By C. Todd Lopez
WASHINGTON (May 31, 2012) -- Two Army civilians and one Army officer were honored at the Pentagon, May 31, for their efforts to strengthen and streamline the Army's civilian workforce.
"The Army works well when the civilians and military are working together as a team," said Undersecretary of the Army Joseph W. Westphal.
The awards, Westphal said, are but one way to illustrate the value added the civilian workforce brings to the nation. "We must ensure that we continue to make that case that we are trying to be on the edge of innovation and creativity," he said.
Nancy A. Lane, director for the North Central Region of the Civilian Human Resources Agency, office of the deputy chief of staff, Army G-1, earned the William H. Kushnick award. The award recognizes achievement by Army employees engaged in the administration of civilian personnel programs.
Lane was recognized, in part, for developing recruitment strategies and tracking tools for the Integrated Disability Evaluation System and the Army Substance Abuse Program counselor efforts.
"I am extremely humbled and honored, and it came as a complete surprise to me," said Lane of the award. She said she has worked with and respects many who have earned the award in the past.
Col. Christopher B. Carlile, commander, Corpus Christi Army Depot, Texas, was the recipient of the John W. Macy Jr. award. The award recognizes those who demonstrate effective leadership of civilian employees, which has additionally resulted in material improvements in areas that include mission support, military-civilian teamwork or customer service.
Carlile earned recognition for work at the depot that, among other things, led to a streamlined, horizontally integrated organization that yielded $400 million more in revenue with more than 600 fewer employees than what was originally authorized.
The Nick Hoge award was given to Ursula L. Burkhalter, human resources specialist, United States Army South, office of the deputy chief of staff, Army G-1.
"I was a little bit nervous; very excited, very honored," said Burkhalter of the award. "It's a wonderful award. When I wrote the paper I had no idea I'd make it this far."
Burkhalter's essay, "Workforce Development: Innovation Measures for Mission Readiness During Transformation," earned her the award. She said drawdowns in the civilian workforce prompted her paper about innovative measures in workforce development.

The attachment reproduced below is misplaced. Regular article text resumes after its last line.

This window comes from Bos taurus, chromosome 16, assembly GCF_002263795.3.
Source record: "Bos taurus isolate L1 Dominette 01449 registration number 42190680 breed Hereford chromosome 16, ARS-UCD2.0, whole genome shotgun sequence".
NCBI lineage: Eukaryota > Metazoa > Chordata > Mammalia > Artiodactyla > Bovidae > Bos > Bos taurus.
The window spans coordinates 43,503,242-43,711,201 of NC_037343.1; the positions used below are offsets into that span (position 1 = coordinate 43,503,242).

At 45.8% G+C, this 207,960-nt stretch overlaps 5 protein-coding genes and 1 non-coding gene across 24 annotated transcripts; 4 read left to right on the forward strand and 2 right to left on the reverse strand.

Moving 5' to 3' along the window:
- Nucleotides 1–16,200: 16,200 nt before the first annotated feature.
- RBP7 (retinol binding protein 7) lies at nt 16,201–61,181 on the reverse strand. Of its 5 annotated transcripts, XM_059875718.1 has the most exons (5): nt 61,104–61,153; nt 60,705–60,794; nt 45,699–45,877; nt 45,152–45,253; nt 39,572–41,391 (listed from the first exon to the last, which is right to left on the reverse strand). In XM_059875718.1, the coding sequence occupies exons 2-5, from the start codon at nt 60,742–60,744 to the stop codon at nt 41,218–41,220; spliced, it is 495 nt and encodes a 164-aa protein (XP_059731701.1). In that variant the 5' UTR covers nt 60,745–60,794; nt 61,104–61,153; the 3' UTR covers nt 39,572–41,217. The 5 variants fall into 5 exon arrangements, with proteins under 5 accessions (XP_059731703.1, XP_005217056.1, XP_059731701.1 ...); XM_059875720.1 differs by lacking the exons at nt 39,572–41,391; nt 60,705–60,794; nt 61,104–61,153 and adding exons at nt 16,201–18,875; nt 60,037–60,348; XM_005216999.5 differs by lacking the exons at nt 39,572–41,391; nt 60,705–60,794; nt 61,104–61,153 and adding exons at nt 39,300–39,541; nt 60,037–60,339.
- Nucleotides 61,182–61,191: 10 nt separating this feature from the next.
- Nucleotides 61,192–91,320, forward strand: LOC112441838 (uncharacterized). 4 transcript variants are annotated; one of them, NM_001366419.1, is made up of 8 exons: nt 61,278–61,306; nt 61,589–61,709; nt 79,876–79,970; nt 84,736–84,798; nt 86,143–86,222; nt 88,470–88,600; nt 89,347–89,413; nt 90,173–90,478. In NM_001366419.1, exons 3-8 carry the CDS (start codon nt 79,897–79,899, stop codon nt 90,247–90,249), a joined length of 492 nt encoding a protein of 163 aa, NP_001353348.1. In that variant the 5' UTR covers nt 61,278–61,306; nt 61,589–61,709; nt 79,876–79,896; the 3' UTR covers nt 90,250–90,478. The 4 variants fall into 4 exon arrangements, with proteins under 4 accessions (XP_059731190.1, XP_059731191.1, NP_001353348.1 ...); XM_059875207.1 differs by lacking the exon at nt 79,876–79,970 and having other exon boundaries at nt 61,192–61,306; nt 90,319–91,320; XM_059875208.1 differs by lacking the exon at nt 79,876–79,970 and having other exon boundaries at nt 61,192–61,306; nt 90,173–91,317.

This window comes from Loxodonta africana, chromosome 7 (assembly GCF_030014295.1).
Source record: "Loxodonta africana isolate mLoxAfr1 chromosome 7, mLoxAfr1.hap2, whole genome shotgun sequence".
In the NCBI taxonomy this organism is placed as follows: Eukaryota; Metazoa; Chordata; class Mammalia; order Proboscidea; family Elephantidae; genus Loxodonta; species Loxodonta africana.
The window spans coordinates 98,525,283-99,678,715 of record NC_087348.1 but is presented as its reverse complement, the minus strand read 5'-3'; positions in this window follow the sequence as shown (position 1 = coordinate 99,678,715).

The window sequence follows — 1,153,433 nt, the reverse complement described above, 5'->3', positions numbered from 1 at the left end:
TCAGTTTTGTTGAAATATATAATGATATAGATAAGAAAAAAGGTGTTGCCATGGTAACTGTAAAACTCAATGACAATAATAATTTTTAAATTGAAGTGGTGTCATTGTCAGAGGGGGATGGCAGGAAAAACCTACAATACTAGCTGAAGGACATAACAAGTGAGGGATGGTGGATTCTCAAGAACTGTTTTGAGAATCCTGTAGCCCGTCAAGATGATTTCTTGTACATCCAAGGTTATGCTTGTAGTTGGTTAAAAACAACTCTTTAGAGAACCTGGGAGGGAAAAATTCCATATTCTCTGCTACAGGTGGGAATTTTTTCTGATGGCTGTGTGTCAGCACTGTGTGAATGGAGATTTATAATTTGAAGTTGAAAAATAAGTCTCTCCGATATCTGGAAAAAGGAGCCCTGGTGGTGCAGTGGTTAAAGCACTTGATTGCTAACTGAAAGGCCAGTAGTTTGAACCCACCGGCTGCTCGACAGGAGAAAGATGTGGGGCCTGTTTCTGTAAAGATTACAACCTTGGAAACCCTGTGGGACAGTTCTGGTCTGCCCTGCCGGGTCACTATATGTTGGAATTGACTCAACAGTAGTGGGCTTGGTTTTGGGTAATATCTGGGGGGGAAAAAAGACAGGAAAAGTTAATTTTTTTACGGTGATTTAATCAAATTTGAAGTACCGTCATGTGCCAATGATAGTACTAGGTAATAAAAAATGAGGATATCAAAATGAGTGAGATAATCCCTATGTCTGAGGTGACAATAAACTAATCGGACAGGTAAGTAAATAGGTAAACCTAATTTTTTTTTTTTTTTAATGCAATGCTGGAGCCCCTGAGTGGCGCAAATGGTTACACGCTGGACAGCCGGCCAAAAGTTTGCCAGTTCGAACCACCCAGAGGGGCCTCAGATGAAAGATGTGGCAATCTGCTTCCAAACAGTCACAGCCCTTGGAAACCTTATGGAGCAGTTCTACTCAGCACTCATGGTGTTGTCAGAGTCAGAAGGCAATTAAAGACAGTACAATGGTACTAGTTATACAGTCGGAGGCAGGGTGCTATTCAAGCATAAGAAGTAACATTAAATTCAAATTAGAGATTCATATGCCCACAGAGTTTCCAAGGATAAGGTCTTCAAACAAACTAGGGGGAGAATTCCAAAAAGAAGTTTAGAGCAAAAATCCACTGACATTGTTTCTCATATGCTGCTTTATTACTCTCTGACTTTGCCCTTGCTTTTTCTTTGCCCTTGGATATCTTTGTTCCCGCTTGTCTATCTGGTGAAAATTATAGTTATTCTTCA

"We talk about functional and technical training for employees, and we talk about leadership training, and we do all the right type of competency training," Burkhalter said. "But we don't always focus on the individual, and their personal needs and their personal aspects, and how we inspire people to become engaged and motivated."
While working on a project for workforce development, her former mentor at the Army Installation Management Command asked her to take a portion of her project and turn it into a paper for the Nick Hogue award.
Army civilians represent 60 percent of the generating force and fill "critical leader and manager positions that ensure global delivery of mission-critical enabling capabilities to the operating force," said Anthony J. Stamilio, the deputy assistant secretary of the Army for Manpower and Reserve Affairs.
"Civilian experts design, develop, operate and manage the processes that articulate our requirements and generate and manage those resources and deliver human capital and material to meet the Army mission needs," Stamilio said.
The Army's operation depends on the civilian corps, and the award recipients, Stamilio said, are "role models for exceeding performance expectations, for their sustained accomplishments and caring leadership, and for thinking through and presenting solutions to some of our toughest problems relevant to the civilian personnel management and administration systems."